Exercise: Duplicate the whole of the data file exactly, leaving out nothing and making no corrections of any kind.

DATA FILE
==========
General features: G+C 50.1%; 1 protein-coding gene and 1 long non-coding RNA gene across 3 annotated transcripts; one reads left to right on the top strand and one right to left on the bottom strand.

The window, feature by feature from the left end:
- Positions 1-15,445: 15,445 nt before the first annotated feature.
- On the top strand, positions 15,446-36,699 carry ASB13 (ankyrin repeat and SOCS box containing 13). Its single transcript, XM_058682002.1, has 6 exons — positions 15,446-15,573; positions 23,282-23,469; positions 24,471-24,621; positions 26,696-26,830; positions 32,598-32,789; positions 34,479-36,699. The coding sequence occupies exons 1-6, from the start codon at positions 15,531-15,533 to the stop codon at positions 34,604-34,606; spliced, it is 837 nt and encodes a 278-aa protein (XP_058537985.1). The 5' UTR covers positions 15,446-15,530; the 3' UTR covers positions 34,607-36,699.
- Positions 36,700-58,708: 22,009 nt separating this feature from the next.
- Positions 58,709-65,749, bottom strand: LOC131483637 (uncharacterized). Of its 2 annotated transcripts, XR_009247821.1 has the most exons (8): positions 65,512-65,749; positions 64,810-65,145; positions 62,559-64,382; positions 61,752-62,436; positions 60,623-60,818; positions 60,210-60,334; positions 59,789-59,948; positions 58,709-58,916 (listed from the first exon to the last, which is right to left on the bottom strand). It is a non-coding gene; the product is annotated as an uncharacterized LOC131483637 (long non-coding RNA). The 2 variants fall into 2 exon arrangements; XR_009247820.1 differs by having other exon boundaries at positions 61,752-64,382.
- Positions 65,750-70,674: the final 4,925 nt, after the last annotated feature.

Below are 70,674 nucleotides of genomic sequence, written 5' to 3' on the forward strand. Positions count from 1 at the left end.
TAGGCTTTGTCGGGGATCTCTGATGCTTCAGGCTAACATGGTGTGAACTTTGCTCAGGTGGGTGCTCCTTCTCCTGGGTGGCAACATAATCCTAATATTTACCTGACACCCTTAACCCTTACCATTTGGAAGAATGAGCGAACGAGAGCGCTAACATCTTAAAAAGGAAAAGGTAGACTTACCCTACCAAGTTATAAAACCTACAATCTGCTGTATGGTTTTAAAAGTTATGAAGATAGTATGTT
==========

General features: G+C 50.1%; 1 protein-coding gene and 1 long non-coding RNA gene across 3 annotated transcripts; one reads left to right on the top strand and one right to left on the bottom strand.

The window, feature by feature from the left end:
- Positions 1-15,445: 15,445 nt before the first annotated feature.
- On the top strand, positions 15,446-36,699 carry ASB13 (ankyrin repeat and SOCS box containing 13). Its single transcript, XM_058682002.1, has 6 exons — positions 15,446-15,573; positions 23,282-23,469; positions 24,471-24,621; positions 26,696-26,830; positions 32,598-32,789; positions 34,479-36,699. The coding sequence occupies exons 1-6, from the start codon at positions 15,531-15,533 to the stop codon at positions 34,604-34,606; spliced, it is 837 nt and encodes a 278-aa protein (XP_058537985.1). The 5' UTR covers positions 15,446-15,530; the 3' UTR covers positions 34,607-36,699.
- Positions 36,700-58,708: 22,009 nt separating this feature from the next.
- Positions 58,709-65,749, bottom strand: LOC131483637 (uncharacterized). Of its 2 annotated transcripts, XR_009247821.1 has the most exons (8): positions 65,512-65,749; positions 64,810-65,145; positions 62,559-64,382; positions 61,752-62,436; positions 60,623-60,818; positions 60,210-60,334; positions 59,789-59,948; positions 58,709-58,916 (listed from the first exon to the last, which is right to left on the bottom strand). It is a non-coding gene; the product is annotated as an uncharacterized LOC131483637 (long non-coding RNA). The 2 variants fall into 2 exon arrangements; XR_009247820.1 differs by having other exon boundaries at positions 61,752-64,382.
- Positions 65,750-70,674: the final 4,925 nt, after the last annotated feature.

Below are 70,674 nucleotides of genomic sequence, written 5' to 3' on the forward strand. Positions count from 1 at the left end.
TAGGCTTTGTCGGGGATCTCTGATGCTTCAGGCTAACATGGTGTGAACTTTGCTCAGGTGGGTGCTCCTTCTCCTGGGTGGCAACATAATCCTAATATTTACCTGACACCCTTAACCCTTACCATTTGGAAGAATGAGCGAACGAGAGCGCTAACATCTTAAAAAGGAAAAGGTAGACTTACCCTACCAAGTTATAAAACCTACAATCTGCTGTATGGTTTTAAAAGTTATGAAGATAGTATGTT